You may remember Oscar. He is quite famous (actually very famous). He’s a fluffy, grey-and-white brindled cat who was adopted by a nursing home in Providence, Rhode Island, USA in 2005 as a kitten. He resided in the dementia unit of the Steere House Nursing and Rehabilitation Centre. Is Oscar still alive? Please leave a comment. The centre treats people with various illnesses associated with old age including dementia and Parkinson’s disease.
Within a very short space of time doctors and nurses noticed that Oscar would make his rounds sniffing patients and observing them carefully. Oscar would sometimes sniff the person and then go away. He’d then come back and sit with the person who would die soon afterwards.
On one occasion, he made his 13th correct prediction of imminent death. The patient in question, a female, had stopped eating and had difficulty breathing. A sign for humans that death was imminent was that her legs had taken on a bluish tinge.
Oscar was unconcerned about this and did not stick around which bemused the staff because they thought that the lady in question was about to die. They thought that Oscar had failed to make his usual prediction. However, 10 hours later Oscar reappeared at the woman’s bedside. She was dead within two hours which proved that Oscar’s skills were more precise than the medical staff’s.
At the age of two, Oscar had predicted the deaths of 25 residents. He wasn’t seen as the bringer of doom and gloom but a cat who could be relied upon to assist the patients and relatives by preparing them for death. After the patient had died Oscar remained with the body until the undertaker arrived.
When Oscar was refused entry to a room where a patient was dying, he remain outside pacing up and down and meowing. He made a lot of fuss and had to be removed from the unit.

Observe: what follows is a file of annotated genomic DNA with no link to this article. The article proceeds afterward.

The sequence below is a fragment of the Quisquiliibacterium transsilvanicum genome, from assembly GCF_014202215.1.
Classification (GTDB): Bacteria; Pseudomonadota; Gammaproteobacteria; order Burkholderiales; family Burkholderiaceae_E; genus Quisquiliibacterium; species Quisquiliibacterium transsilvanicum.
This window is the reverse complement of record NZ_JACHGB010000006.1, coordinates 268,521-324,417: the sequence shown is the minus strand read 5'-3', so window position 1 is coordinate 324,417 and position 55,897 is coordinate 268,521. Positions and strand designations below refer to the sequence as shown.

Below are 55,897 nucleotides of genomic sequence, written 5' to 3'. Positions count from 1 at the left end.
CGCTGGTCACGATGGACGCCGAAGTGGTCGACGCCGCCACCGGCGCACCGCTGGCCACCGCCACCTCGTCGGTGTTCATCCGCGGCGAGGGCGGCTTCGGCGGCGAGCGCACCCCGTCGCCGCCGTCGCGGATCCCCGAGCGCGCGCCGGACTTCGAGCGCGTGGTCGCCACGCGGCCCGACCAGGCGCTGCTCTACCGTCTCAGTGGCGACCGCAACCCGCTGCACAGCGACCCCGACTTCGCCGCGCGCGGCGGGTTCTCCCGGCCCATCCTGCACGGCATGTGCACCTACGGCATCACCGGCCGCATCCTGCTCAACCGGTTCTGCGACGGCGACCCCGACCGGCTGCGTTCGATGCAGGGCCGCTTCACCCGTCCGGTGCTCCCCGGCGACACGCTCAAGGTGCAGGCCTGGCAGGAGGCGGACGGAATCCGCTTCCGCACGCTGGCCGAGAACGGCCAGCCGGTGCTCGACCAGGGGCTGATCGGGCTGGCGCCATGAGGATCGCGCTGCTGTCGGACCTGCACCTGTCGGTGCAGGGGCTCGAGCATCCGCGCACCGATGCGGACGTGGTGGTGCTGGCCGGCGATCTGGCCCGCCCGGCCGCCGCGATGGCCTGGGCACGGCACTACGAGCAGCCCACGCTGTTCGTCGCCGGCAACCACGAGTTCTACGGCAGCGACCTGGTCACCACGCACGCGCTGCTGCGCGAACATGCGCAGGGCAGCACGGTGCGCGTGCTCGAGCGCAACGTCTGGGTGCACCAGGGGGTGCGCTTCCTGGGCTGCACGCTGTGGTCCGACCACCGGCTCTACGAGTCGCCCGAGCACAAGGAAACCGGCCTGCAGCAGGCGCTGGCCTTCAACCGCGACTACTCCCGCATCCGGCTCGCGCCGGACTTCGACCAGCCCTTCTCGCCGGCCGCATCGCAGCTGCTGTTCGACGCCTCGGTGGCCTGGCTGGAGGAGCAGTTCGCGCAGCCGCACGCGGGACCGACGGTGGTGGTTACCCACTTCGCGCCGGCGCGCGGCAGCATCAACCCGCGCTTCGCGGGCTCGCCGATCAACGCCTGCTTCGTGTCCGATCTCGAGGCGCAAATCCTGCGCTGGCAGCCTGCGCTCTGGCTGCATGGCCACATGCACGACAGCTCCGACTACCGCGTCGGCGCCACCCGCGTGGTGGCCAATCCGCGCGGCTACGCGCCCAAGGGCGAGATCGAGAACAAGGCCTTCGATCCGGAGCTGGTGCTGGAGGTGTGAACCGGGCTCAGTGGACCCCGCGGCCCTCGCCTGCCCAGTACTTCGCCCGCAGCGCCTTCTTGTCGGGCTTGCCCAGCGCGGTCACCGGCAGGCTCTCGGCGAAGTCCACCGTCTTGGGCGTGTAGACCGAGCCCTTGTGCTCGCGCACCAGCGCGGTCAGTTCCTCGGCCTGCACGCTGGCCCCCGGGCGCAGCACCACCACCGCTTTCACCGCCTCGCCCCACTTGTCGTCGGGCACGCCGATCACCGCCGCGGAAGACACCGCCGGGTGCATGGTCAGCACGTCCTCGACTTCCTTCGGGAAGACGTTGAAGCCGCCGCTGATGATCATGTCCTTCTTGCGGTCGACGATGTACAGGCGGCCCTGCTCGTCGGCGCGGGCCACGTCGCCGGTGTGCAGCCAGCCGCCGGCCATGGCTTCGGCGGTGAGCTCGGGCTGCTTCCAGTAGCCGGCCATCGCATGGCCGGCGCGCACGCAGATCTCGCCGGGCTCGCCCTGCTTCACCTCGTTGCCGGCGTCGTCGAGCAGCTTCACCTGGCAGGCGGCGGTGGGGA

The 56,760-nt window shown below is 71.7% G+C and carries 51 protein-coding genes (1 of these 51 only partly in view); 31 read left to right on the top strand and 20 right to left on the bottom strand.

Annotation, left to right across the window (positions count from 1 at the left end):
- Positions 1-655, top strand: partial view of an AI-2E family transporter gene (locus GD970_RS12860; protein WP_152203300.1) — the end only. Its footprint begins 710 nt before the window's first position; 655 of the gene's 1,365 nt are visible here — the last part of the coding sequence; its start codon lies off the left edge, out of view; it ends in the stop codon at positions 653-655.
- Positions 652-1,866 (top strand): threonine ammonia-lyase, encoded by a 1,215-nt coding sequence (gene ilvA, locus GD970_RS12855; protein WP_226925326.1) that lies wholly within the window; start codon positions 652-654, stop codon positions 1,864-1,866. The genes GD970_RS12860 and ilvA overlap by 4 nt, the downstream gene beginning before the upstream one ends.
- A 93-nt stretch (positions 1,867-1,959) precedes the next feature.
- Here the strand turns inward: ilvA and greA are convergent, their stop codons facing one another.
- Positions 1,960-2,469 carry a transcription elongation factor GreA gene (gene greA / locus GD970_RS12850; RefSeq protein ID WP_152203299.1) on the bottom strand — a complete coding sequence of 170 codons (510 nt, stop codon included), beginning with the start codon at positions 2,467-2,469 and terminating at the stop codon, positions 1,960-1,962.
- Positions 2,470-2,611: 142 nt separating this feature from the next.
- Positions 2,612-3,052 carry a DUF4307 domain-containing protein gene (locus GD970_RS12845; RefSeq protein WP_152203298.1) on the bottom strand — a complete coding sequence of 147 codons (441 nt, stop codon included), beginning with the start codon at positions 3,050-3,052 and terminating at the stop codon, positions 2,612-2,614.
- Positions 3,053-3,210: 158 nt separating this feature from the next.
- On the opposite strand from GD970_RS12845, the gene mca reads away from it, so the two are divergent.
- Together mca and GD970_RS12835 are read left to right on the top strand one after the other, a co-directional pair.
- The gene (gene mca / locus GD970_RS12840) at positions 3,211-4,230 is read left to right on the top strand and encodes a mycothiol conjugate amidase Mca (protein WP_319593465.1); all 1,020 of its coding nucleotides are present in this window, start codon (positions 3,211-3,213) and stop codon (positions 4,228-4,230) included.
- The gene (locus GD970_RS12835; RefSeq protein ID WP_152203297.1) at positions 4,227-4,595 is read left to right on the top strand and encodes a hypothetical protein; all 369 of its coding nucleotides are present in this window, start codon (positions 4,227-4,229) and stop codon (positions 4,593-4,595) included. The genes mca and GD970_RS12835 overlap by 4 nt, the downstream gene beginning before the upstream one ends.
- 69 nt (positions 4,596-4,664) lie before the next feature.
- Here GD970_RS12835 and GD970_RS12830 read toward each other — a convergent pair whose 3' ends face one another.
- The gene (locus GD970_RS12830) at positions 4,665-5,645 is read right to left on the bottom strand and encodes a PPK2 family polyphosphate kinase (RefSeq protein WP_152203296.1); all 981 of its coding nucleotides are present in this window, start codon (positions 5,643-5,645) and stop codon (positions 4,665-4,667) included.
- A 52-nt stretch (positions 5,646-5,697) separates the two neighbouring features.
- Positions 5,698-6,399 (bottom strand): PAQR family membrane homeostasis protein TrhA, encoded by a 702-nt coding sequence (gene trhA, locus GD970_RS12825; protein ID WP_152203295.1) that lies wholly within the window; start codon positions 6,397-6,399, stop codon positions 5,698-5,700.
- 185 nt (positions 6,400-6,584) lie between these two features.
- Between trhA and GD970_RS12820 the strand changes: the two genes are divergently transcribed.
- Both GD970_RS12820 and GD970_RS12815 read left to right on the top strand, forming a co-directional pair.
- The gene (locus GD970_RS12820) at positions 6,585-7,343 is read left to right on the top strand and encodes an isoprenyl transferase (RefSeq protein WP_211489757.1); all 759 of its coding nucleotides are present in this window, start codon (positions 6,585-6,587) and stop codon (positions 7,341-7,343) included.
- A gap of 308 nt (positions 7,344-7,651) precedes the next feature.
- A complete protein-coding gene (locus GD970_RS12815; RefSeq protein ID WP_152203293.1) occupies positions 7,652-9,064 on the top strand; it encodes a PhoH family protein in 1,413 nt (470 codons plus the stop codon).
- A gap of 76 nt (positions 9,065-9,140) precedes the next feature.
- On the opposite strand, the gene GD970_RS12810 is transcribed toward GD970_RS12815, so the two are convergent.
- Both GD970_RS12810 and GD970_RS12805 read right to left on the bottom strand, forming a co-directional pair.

How did he do it?
The big question was how did he do it? He was the subject of a study published in the New England Journal Of Medicine. David Dosa was involved in the research. He agreed that Oscar understood when patients were about to die. Various theories were put forward one of which included the fact that cats are very good at observing routines and events that take place before them and therefore able to match up the death of a patient with those events.
However, the most likely reason is Oscar’s ability to detect the scent emitted by the body of a person who is approaching death due to hormonal and chemical changes within their body. These scents are imperceptible to humans but cats and dogs are able to detect them. In fact, dogs are far more able than cats in this regard which is why they play an important role in detecting, for example, drugs or money at airports and blood at crime scenes. Can dogs detect the Covid-19 virus in people? They are finding out as I type this. It may be a way of testing infected people.
The last question is why Oscar stayed at the dying patient’s side after death. Perhaps the common sense reason is the correct one, namely, that he wanted to comfort them as they left this world and was not completely sure as to the exact moment of passing. You might think that that is anthropomorphising domestic cats but I think not. There are countless examples of domestic cats protecting and comforting people in their homes, often infants with whom they can form a strong bond.
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